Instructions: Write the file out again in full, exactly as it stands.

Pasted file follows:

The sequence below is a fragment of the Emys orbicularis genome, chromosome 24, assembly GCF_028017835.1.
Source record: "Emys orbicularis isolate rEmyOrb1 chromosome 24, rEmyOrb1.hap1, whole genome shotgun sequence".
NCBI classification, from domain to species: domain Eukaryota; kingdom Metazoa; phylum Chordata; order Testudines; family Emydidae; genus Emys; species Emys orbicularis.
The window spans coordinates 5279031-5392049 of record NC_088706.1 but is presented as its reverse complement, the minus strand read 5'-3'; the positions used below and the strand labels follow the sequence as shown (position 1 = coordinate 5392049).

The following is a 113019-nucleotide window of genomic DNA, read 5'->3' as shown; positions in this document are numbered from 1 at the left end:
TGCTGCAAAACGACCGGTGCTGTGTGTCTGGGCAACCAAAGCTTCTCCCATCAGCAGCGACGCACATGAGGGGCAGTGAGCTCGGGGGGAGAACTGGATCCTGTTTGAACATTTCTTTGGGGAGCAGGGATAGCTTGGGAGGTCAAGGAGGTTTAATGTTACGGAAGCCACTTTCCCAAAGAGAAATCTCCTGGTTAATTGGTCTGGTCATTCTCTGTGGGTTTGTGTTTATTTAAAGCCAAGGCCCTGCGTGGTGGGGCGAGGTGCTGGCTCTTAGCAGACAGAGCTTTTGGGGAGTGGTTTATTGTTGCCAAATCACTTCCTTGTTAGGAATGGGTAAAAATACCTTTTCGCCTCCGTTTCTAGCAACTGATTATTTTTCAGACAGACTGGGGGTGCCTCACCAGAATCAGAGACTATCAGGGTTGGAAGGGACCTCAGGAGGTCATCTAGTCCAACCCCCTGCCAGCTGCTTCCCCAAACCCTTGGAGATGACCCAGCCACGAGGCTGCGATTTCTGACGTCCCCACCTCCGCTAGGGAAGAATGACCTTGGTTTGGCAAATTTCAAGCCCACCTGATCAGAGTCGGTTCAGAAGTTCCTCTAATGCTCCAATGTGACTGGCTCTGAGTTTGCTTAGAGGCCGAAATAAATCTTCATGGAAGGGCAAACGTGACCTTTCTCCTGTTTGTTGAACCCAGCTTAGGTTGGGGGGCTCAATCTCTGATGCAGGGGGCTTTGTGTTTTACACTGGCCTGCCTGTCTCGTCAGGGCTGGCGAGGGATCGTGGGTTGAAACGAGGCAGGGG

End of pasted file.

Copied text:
The sequence below is a fragment of the Emys orbicularis genome, chromosome 24, assembly GCF_028017835.1.
Source record: "Emys orbicularis isolate rEmyOrb1 chromosome 24, rEmyOrb1.hap1, whole genome shotgun sequence".
NCBI classification, from domain to species: domain Eukaryota; kingdom Metazoa; phylum Chordata; order Testudines; family Emydidae; genus Emys; species Emys orbicularis.
The window spans coordinates 5279031-5392049 of record NC_088706.1 but is presented as its reverse complement, the minus strand read 5'-3'; the positions used below and the strand labels follow the sequence as shown (position 1 = coordinate 5392049).

The following is a 113019-nucleotide window of genomic DNA, read 5'->3' as shown; positions in this document are numbered from 1 at the left end:
TGCTGCAAAACGACCGGTGCTGTGTGTCTGGGCAACCAAAGCTTCTCCCATCAGCAGCGACGCACATGAGGGGCAGTGAGCTCGGGGGGAGAACTGGATCCTGTTTGAACATTTCTTTGGGGAGCAGGGATAGCTTGGGAGGTCAAGGAGGTTTAATGTTACGGAAGCCACTTTCCCAAAGAGAAATCTCCTGGTTAATTGGTCTGGTCATTCTCTGTGGGTTTGTGTTTATTTAAAGCCAAGGCCCTGCGTGGTGGGGCGAGGTGCTGGCTCTTAGCAGACAGAGCTTTTGGGGAGTGGTTTATTGTTGCCAAATCACTTCCTTGTTAGGAATGGGTAAAAATACCTTTTCGCCTCCGTTTCTAGCAACTGATTATTTTTCAGACAGACTGGGGGTGCCTCACCAGAATCAGAGACTATCAGGGTTGGAAGGGACCTCAGGAGGTCATCTAGTCCAACCCCCTGCCAGCTGCTTCCCCAAACCCTTGGAGATGACCCAGCCACGAGGCTGCGATTTCTGACGTCCCCACCTCCGCTAGGGAAGAATGACCTTGGTTTGGCAAATTTCAAGCCCACCTGATCAGAGTCGGTTCAGAAGTTCCTCTAATGCTCCAATGTGACTGGCTCTGAGTTTGCTTAGAGGCCGAAATAAATCTTCATGGAAGGGCAAACGTGACCTTTCTCCTGTTTGTTGAACCCAGCTTAGGTTGGGGGGCTCAATCTCTGATGCAGGGGGCTTTGTGTTTTACACTGGCCTGCCTGTCTCGTCAGGGCTGGCGAGGGATCGTGGGTTGAAACGAGGCAGGGG